Thursday, 24 June 2010

Hawthorn Brandy and Solstice Elderflower champagne...

Over the last couple of months, my husband and I have been walking along our local hedgerows and it inspired us to try out making some 'brews'!

During the end of May, we collected some hawthorn blossoms and made hawthorn brandy.  Ideally we should have collected the flowers earlier as they were just about to go over.  I think we caught them in time though.

We collected enough to fill one large kilner jar and poured in some cheap and nasty brandy:
Filling the jar with the blossoms

Pouring in the brandy

We then added some sugar...

 The brew with the sugar settled on the top

We the sealed it up, gave it a good shake and now it's time to leave it for 3 months, giving it a shake once a day...

I'm looking forward to opening it and trying it for the first time (I hope its nice and not like paint stripper!)  I'll post another blog when it's been tested to let you know how it turned out!

For Litha, we tried making some elderflower champagne.  We got the following recipe from

Elderflower Champagne

A traditional favourite, Elderflowers peak at Midsummer. Pick them in the fullness of a sunny day, ideally on Midsummer's Day. The Elder is sacred to the Mother Goddess and is often called the Witch's Tree, the Elder Mother, or Queen of the Trees. It is protective with wonderful healing properties. It aids transformation, change and renewal, and we are at a major turning point in the Wheel of the Year, so the gift of Elderflowers is welcome.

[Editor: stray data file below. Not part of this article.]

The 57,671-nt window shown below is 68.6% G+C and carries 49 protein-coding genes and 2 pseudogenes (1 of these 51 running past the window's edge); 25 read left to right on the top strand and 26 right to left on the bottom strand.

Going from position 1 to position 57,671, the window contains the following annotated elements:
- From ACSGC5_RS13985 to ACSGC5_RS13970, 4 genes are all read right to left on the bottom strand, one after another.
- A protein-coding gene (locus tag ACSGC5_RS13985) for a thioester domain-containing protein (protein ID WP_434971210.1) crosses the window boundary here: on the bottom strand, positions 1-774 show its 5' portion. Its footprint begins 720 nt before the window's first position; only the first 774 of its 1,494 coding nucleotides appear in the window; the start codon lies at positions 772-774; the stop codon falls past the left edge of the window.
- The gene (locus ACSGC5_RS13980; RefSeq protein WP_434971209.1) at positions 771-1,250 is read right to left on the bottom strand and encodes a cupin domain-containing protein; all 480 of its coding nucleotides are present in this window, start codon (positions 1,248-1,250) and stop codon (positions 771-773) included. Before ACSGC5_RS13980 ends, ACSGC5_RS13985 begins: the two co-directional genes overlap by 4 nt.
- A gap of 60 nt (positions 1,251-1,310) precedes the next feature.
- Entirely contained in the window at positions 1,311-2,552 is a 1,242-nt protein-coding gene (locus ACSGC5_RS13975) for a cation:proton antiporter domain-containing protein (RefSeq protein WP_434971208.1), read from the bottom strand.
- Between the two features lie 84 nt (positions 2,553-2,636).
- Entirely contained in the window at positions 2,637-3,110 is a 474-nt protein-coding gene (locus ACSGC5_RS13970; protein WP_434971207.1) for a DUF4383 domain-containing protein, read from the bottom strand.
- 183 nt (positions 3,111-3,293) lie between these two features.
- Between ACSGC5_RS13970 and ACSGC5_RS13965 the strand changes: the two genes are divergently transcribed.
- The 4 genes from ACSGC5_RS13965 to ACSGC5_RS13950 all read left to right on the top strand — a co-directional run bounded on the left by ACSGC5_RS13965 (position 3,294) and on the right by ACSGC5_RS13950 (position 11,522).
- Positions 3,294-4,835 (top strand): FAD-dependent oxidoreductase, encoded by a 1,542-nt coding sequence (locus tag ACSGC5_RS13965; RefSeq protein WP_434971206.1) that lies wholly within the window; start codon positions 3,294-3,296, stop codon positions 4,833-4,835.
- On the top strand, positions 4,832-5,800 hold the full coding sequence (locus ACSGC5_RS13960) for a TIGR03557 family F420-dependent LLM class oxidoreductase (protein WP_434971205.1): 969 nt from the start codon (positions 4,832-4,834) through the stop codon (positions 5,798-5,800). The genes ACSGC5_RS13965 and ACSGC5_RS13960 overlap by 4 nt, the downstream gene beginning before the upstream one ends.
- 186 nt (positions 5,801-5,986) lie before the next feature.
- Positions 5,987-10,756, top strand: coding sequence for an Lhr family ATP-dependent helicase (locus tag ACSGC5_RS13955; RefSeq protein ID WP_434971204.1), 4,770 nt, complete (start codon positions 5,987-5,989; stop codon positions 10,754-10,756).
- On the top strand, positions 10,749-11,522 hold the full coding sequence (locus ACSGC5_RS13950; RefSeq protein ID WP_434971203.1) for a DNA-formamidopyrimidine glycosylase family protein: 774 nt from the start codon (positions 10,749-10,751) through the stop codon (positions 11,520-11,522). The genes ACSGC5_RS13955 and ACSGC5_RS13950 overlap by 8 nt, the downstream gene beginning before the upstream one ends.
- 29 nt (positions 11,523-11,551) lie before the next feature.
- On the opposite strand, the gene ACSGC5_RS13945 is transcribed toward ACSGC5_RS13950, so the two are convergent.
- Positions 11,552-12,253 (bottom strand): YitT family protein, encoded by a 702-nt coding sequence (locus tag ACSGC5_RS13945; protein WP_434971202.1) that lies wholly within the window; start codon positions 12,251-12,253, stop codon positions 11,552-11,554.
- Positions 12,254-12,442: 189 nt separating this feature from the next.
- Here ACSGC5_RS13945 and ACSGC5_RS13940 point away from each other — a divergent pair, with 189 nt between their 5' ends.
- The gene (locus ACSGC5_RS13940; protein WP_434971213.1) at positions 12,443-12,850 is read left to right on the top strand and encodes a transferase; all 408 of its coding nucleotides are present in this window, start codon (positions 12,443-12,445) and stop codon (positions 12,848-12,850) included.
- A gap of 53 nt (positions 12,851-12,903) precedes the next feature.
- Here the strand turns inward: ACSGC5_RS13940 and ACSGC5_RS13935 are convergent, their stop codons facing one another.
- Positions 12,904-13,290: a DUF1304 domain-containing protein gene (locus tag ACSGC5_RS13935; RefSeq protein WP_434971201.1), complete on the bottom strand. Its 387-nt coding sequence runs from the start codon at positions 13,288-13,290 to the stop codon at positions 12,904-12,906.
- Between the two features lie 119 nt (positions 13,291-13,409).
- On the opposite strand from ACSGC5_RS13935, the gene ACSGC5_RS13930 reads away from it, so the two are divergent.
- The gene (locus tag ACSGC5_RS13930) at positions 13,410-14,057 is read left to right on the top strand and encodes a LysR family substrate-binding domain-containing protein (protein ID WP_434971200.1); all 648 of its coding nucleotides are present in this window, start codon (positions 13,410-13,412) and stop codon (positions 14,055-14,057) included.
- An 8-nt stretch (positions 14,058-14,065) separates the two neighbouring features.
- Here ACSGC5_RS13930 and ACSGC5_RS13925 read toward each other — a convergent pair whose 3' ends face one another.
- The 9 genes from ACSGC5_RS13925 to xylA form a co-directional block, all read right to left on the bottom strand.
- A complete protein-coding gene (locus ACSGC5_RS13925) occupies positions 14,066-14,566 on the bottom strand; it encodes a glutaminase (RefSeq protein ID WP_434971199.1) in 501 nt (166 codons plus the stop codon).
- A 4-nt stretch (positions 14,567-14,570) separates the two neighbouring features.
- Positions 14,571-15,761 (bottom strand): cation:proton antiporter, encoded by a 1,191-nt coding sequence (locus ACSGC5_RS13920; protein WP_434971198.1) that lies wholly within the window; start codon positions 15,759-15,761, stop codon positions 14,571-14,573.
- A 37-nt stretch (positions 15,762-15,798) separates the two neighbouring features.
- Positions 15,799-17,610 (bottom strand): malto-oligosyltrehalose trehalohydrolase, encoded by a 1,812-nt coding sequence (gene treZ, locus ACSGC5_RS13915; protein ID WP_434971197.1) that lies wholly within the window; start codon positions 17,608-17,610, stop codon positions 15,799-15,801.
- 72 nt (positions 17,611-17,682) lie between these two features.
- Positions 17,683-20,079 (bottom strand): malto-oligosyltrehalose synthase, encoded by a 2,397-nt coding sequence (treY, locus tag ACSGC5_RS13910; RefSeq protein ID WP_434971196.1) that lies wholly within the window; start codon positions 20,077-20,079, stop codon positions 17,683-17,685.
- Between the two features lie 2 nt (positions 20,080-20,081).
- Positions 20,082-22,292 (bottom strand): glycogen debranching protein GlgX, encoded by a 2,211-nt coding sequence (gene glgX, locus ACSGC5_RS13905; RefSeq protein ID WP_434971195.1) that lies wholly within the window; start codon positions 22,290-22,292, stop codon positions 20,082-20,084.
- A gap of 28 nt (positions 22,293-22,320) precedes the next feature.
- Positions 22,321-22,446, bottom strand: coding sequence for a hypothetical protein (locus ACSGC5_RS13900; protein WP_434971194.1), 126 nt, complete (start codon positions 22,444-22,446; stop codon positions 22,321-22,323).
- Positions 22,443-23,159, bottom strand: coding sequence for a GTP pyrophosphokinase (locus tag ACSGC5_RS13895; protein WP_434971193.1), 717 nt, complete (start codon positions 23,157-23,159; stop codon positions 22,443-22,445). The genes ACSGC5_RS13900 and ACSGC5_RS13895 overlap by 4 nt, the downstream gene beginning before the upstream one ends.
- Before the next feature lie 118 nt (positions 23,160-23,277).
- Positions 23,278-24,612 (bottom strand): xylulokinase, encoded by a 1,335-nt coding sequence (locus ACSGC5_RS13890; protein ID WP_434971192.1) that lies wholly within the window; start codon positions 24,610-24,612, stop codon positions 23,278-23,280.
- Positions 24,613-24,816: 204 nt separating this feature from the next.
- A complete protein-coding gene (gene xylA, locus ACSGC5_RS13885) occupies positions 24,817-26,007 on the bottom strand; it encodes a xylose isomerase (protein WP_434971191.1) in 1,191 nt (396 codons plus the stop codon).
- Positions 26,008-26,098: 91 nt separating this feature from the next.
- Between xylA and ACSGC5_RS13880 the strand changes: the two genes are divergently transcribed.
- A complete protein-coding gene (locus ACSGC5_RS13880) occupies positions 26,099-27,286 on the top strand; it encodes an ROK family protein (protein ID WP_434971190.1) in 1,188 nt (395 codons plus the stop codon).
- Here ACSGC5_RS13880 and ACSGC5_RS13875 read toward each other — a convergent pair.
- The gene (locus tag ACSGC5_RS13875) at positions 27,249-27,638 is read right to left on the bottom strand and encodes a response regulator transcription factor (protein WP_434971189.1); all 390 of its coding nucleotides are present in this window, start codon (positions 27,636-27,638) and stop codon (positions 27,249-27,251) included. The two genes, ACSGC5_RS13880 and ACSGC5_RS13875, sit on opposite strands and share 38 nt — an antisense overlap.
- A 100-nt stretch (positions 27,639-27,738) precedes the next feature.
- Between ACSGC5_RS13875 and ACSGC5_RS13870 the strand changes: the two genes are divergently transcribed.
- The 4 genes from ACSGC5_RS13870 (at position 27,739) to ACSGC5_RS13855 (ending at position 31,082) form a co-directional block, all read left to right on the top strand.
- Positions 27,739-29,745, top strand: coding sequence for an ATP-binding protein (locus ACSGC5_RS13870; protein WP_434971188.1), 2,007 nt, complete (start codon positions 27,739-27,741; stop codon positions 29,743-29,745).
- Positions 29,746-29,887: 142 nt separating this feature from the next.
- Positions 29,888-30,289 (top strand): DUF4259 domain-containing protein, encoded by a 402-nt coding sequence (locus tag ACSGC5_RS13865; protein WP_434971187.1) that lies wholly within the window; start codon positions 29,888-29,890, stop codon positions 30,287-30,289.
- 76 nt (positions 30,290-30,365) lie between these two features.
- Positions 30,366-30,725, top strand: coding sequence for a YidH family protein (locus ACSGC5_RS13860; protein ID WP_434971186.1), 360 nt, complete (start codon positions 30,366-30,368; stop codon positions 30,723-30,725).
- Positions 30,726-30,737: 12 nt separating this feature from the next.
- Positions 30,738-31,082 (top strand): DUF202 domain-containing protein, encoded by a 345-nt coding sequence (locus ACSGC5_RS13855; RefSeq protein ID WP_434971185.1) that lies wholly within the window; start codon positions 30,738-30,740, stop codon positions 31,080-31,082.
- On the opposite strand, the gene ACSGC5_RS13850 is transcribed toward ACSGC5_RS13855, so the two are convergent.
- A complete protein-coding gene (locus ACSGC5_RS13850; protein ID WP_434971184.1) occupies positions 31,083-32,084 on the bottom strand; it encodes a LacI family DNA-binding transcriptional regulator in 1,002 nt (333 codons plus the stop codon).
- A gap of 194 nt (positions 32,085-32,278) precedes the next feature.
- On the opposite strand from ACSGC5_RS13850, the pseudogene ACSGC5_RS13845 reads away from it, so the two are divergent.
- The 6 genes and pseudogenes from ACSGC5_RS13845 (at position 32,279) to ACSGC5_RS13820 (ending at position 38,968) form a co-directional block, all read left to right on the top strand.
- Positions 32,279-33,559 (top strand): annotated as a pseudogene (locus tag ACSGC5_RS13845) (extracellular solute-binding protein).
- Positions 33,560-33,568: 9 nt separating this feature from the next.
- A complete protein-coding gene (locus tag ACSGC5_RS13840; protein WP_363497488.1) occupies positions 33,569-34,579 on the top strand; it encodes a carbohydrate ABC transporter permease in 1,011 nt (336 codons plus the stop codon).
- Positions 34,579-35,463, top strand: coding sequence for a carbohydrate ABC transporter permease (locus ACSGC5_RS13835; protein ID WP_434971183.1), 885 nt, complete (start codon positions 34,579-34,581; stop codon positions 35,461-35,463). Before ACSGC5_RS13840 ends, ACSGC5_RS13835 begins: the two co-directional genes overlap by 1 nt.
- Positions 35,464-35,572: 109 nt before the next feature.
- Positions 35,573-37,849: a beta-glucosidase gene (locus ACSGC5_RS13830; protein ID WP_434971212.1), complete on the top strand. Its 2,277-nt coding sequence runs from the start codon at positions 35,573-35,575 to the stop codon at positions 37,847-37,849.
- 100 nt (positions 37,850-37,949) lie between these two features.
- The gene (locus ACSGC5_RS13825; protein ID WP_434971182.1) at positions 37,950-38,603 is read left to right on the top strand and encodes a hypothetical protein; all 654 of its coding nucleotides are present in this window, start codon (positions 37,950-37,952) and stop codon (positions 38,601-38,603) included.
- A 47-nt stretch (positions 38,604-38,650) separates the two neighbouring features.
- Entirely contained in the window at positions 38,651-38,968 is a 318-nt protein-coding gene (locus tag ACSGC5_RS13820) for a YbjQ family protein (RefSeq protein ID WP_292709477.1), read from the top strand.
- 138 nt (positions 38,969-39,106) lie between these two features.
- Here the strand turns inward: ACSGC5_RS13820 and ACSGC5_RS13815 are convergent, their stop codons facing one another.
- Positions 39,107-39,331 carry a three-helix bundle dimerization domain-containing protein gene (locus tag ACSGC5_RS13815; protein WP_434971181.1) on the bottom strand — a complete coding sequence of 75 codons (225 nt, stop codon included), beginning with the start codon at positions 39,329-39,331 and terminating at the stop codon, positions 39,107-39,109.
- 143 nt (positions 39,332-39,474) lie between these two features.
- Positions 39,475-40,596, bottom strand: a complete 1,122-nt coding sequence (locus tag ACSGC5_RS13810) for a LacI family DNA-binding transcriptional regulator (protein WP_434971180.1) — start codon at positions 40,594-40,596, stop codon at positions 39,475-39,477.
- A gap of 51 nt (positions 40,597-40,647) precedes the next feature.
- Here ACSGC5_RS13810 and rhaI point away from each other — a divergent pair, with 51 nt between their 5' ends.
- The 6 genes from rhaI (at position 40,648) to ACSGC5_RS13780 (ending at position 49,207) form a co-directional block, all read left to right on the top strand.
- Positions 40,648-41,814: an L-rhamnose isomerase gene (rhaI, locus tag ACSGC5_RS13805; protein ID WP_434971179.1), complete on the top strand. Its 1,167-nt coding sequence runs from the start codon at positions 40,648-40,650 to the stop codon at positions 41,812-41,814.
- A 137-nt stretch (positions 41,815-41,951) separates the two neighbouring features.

8 litres water

1.25 kg sugar

8 large elderflower heads

4 lemons

4 tablespoons mild white wine vinegar

Do use screw top bottles - large plastic bottles used for squash etc are perfect. This stuff will fizz and if not bottled tightly it can explode! I keep mine in the garden so should the worst occur it isn't going to make a mess all over the kitchen or larder... Before you begin make sure the elderflowers are clean - no little wandering insects or bugs.

Boil the water and dissolve the sugar into it (Fairtrade is good)

When the water is cool, add the elderflowers, juice of two of the lemons and slices of the other two, plus the vinegar.

Cover with a clean cloth and leave for a day.

Strain through a fine sieve or piece of muslin, carefully squeezing the flowers to extract as much flavour as possible.

Store in clean screw top bottles.

Leave well alone for 10 days or so. Drink within a month. Enjoy and give thanks to the Spirit of Elder.

Well, our bottles are currently hidden in a shady part of the garden and will be opened in 10 days.  I'm really REALLY looking forward to trying the finished product because it tasted beautiful after just a day of brewing in the pans!  It's so easy to make, so if you hurry, you might be able to catch the elderflowers before they go over to make your own champagne! 

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